NATO and Kosovo

NATO and Kosovo

Mini Teaser: The writer accuses Christopher Layne and Benjamin Schwarz of blaming the victims and exonerating the perpetrators in Kosovo.  The authors respond.

by Author(s): Ivo DaalderChristopher LayneBenjamin Schwarz

Within one month of NATO forces entering Kosovo, 750,000 refugees returned. That is a remarkable testament to the success of U.S. and NATO policy. It stands in marked contrast to the fears all of us shared just a few months ago--fears of permanent exile for nearly a million people, and of starvation and death for many hundreds of thousands.

Of course, daily life in Kosovo is far from normal--adequate housing remains sparse, the economy is in ruins, and no administrative infrastructure exists. Moreover, while nearly all Albanians have returned, there has been a large exodus of Serbs. And in the chaos and confusion that accompanied the end of the war, a few hundred Serbs and Albanians have been killed. Though tragic, it is important to put these developments in perspective. The killings after the war have occurred at a rate that is still well below the murder rate in many U.S. cities. And while many Serbs left precipitously in fear of returning Kosovar Albanians, this cannot be compared to the systematic and forced expulsion of the province's Albanian population prior to and during the war.

The Kosovo war was a tragedy. It is clear that NATO did not adopt the best strategy either for dealing with the conflict or for conducting the war. It is therefore certainly legitimate to ask whether an alternative strategy would have had a greater chance of success at preventing Milosevic from inflicting terrible depredations against the Kosovar people. But it should be equally clear that NATO's intervention made a difference for the better. Compare Kosovo to Bosnia, where at least 100,000 died while NATO stood on the sidelines. Although NATO acted too late in Kosovo to prevent a major tragedy, it intervened early enough to avoid a repeat of Bosnia. And that, in the end, is no small achievement.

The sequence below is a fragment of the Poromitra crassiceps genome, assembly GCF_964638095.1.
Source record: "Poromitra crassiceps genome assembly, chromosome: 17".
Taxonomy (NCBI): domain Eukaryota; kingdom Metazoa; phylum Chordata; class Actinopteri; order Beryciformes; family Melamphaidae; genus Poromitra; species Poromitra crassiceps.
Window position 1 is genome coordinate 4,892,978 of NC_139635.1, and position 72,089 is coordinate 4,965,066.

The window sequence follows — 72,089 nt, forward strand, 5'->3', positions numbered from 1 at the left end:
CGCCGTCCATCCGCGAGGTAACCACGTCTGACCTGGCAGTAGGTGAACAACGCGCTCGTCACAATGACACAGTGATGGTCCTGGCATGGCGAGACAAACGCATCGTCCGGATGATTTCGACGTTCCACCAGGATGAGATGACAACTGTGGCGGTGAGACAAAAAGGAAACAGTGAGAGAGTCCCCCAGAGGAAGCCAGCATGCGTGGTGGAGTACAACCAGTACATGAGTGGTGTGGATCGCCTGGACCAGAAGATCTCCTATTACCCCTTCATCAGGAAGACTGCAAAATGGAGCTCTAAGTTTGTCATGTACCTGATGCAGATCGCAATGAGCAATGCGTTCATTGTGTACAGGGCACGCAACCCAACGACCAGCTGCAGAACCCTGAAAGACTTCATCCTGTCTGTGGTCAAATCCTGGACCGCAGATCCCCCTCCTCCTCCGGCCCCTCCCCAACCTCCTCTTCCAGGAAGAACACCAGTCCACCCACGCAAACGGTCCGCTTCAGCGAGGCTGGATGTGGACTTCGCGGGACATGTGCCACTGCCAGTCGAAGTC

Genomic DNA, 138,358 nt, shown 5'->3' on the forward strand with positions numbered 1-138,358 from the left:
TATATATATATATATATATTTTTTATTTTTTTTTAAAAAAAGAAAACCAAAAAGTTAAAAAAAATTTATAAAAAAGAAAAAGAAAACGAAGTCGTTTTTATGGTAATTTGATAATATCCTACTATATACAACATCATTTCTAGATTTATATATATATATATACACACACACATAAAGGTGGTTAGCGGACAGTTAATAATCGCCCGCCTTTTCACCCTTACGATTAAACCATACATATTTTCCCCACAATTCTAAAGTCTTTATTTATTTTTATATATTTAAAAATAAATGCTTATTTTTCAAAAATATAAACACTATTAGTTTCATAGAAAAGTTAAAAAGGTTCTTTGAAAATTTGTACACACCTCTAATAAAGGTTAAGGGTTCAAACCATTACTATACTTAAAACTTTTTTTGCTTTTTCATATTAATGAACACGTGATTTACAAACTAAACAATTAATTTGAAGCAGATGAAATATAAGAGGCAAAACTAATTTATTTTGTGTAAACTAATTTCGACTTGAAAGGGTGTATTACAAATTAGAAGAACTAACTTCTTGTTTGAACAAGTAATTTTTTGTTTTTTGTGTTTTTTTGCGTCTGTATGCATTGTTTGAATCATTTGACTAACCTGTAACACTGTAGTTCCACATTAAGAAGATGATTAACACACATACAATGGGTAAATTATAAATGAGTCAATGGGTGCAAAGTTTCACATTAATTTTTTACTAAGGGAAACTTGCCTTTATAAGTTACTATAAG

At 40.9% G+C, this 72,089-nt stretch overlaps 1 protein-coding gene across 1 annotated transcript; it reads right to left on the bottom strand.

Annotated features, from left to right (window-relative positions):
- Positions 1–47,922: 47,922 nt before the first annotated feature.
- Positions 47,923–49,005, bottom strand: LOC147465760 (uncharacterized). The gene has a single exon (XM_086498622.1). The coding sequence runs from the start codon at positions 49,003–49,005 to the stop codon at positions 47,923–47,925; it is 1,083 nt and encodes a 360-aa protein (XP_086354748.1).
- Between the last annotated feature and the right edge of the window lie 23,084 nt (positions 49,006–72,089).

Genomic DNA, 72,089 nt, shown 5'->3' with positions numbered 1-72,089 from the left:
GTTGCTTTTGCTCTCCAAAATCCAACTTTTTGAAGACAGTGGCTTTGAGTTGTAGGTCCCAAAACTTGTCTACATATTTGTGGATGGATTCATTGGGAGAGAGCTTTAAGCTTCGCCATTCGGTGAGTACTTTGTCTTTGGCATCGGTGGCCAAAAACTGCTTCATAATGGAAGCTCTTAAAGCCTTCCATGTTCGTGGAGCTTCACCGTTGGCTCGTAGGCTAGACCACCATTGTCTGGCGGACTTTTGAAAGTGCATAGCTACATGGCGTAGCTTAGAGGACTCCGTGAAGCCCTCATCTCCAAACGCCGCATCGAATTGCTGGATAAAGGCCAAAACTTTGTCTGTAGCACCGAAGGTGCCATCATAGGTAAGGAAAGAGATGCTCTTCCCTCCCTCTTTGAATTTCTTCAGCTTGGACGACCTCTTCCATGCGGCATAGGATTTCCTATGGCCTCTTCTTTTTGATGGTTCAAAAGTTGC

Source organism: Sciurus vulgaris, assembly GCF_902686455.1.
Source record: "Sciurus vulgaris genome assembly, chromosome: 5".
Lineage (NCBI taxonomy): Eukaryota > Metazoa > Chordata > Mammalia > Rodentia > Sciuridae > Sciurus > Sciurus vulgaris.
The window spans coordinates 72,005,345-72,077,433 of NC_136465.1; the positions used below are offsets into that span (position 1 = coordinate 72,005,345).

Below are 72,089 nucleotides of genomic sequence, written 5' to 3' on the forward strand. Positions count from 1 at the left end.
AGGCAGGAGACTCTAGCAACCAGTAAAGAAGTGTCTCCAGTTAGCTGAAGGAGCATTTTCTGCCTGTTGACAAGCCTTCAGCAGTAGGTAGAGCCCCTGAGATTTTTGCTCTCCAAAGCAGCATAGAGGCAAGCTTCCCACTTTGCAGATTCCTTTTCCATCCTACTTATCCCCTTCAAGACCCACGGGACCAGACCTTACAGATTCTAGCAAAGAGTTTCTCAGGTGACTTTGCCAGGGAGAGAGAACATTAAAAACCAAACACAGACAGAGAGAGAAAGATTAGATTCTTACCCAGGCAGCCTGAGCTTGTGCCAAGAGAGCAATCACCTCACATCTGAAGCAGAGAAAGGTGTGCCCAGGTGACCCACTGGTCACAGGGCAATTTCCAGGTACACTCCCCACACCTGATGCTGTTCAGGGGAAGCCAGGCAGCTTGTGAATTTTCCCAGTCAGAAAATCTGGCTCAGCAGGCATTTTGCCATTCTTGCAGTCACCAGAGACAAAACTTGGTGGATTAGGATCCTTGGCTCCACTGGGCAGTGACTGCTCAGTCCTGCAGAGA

Christopher Layne and Benjamin Schwarz reply:

Ivo Daalder, a former Clinton administration NSC staffer, understandably seeks to whitewash the administration's dismal record of failure in Kosovo. But measured by its own declared objective, the administration's strategy was disastrous. It triggered the very humanitarian crisis it ostensibly intervened to prevent; created a KLA-dominated Kosovo that threatens long-term Balkan stability; and makes a mockery of the notion that Kosovo will be transformed into a multi-ethnic democracy.

Dr. Daalder deals with unpleasant facts in characteristically Clintonesque fashion. All accounts of what happened in Kosovo agree on the fundamental point: whatever plans the Serbs may have had to expand the conflict, until March 24 the war in Kosovo was a counterinsurgency. The Serbs decided to pursue the objective of depopulating Kosovo of its ethnic Albanian population only after the bombing started.